DG: This is a leading question, because I know the answer. I believe it, but I want you to say it because it’s powerful when it comes to somebody else. Why is the authentic part so important? This is, to me, the number one question. Dave, I get you want to be real and authentic, but how … What happens if you get hit by a bus, but we sell the enterprise. They don’t like it that way.

Anthony: Oh, my gosh. No, I love this question. Because to this day, there are many cases where somebody would from a Fortune 500 company, GM, VPC level, what have you, will contact Nick. Never met Nick, and the first thing he’d say to him was, “Man, I loved you in that rap video.” And we’re like, “This stuff works!”

DG: Yeah. You know why? Because that person is a person.

Anthony: It’s a human.

DG: Right?

Anthony: Exactly. That’s exactly right. And so, for us, we do think of it as pipeline acceleration, or like the ability to really get in the door for places. It seems to a lot of people that don’t believe, we’re wasteful or that this is a dumb idea. But, it’s literally for … At least with the high level, you’re positioning Nick as someone you want to meet, someone you want to talk to. Maybe you can even relate to. By the way, he’s also running a successful software company, has a great product and working on a complex problem. But, he’s also a good person. Right? That’s something that comes across in some of these campaigns. Someone that doesn’t take himself too seriously, either.

But, the other piece is that for the sort of end users or then the long tail of folks, they have an anthem they can listen to on their way to work, and get excited about their job. It’s just a fun little touch point.

DG: It’s the people who are going to listen to that, those are the real fans. Right?

Anthony: Yes.

DG: It’s like that is like somebody five threads deep on Reddit. Whoever’s writing about customer success on Reddit, like that is the people that you want to reach.

Anthony: Well, a cool thing is one of our customers is Slack. They actually, for their kickoff of implementing our product and launching it and all that sort of thing, filmed a music video of the rap song and performed it and debuted it. So, even our customers are jumping in, right, and saying we feel like this is part of our culture now, because we’re in this industry and community together.

DG: That’s what you showed to the CFO. Right?

Anthony: Yeah. Exactly. Exactly.

DG: I remember at our big conference this year, HYPERGROWTH, the finance guy, DV, shout out to you. Who always will be beating me up, at the end of the day, came up to me. He shows no emotion. Gave me the biggest hug, and he’s like, “This was worth every penny,” because you have to be there. You have to feel it.

Anthony: Totally. Totally.

DG: All right. We got a couple more minutes. Do you remember number four? That was be authentic.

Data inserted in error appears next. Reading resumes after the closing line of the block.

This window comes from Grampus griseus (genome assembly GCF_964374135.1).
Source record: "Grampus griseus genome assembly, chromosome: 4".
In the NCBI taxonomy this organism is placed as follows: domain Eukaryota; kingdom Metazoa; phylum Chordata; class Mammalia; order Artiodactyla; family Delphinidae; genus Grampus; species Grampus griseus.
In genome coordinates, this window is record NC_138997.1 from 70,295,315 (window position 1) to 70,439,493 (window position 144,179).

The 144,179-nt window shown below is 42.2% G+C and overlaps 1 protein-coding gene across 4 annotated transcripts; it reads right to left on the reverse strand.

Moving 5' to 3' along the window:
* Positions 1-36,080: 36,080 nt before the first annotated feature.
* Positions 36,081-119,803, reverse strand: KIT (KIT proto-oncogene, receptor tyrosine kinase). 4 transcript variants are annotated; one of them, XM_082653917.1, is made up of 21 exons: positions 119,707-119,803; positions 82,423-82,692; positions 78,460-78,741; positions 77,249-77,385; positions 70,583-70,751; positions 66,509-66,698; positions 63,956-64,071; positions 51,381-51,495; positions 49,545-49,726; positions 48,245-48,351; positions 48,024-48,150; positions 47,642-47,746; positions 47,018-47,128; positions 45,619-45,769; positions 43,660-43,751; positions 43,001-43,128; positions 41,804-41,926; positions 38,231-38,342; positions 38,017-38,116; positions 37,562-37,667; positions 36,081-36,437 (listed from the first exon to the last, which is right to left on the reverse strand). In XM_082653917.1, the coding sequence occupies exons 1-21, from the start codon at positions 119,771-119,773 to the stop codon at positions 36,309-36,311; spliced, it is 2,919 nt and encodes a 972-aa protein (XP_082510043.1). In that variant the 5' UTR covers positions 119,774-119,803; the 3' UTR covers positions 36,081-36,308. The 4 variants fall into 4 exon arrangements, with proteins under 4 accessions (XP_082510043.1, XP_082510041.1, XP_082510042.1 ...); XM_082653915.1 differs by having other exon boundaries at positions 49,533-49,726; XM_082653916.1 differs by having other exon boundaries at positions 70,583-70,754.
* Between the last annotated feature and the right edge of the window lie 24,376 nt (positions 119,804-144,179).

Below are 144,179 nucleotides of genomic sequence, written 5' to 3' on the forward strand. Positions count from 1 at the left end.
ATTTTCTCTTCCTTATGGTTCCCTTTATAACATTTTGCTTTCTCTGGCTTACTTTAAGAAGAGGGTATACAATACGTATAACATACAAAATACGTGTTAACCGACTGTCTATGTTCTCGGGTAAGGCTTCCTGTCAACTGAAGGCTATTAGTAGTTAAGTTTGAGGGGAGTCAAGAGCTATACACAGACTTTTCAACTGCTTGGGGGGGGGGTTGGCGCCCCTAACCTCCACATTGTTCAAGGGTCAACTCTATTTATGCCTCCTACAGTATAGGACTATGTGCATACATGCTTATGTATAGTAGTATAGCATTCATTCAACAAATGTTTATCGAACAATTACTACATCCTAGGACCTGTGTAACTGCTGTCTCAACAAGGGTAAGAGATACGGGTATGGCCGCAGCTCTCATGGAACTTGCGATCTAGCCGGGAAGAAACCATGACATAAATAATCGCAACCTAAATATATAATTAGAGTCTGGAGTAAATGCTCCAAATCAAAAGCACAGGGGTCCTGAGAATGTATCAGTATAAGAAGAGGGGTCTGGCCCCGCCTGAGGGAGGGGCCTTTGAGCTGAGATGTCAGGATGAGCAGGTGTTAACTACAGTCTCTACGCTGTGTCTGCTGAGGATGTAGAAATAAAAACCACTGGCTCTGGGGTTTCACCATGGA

Anthony: Be longterm greedy.

DG: Longterm greedy.

Anthony: We’re stealing that from Sequoia, I believe that claimed it. But, the idea is when you’re creating category short term, it’s really hard to do some planning around that.

DG: Sure.

Anthony: We talked about the funnel and looking at some industry benchmarks. But, when you’re longterm greedy, you’re in it for this big endgame that you’re painting.

DG: We’ve never had a conversation … So, Sequoia investor and Drift, Pat Grady on our board, never have had a conversation with him without hearing about longterm, longterm, longterm. He’s the biggest one on category creation.

Anthony: Yeah, yeah.

DG: And go back in the history books, and look at every category creator. They all were playing for the long game.

Anthony: Totally.

DG: Right? So back to your point from the beginning about category creation, you can’t create one without knowing customer success is not going to be a category for Q4 2019.

Anthony: Yeah. Yeah.

DG: It’s going to be for the next 10 years.

Anthony: Totally.

DG: 20 years, 30 years.

Anthony: Totally.

DG: You’re going to tell your kids about this category.

Anthony: Absolutely. Generational companies is what we’re aiming for from that front.

DG: From a brand perspective, that’s why it ties nicely to brand, is because it makes it easier to make brand investments. Right?

Anthony: Sure.

DG: If you and I left tomorrow and we start our own company and we had no money, and we had to boot strap it and we had to generate leads, the play would be a little bit different than, “We’re going to be in this for 20 years.”

Anthony: Yeah, totally. No, I think that’s right. To that point, longterm greed, it’s easier to sort of say, “We’re investing in things today for that longterm, that we may not see some result for.”

DG: Was that your hard thing of the-

Anthony: CFOs don’t get it.

DG: That was your hard thing?

Anthony: Exactly.

DG: CFOs don’t get it.

Anthony: Exactly. Yeah. CFOs don’t get it. It makes planning very hard.

DG: But, doesn’t your CFO get it … When your CFO is at Pulse-

Anthony: Oh, yeah.

DG: … and looking around, this is amazing, you get it.

Anthony: Shout out to Igor. I think he gave me a hug, too. There’s definitely like the [inaudible 00:23:33] like, “This was totally worth it.” Now, at scale, we’re trying to figure out how to get more efficient with all of that, not sacrificing experience and all that sort of thing. So, he’ll hug me even closer if [crosstalk 00:23:42].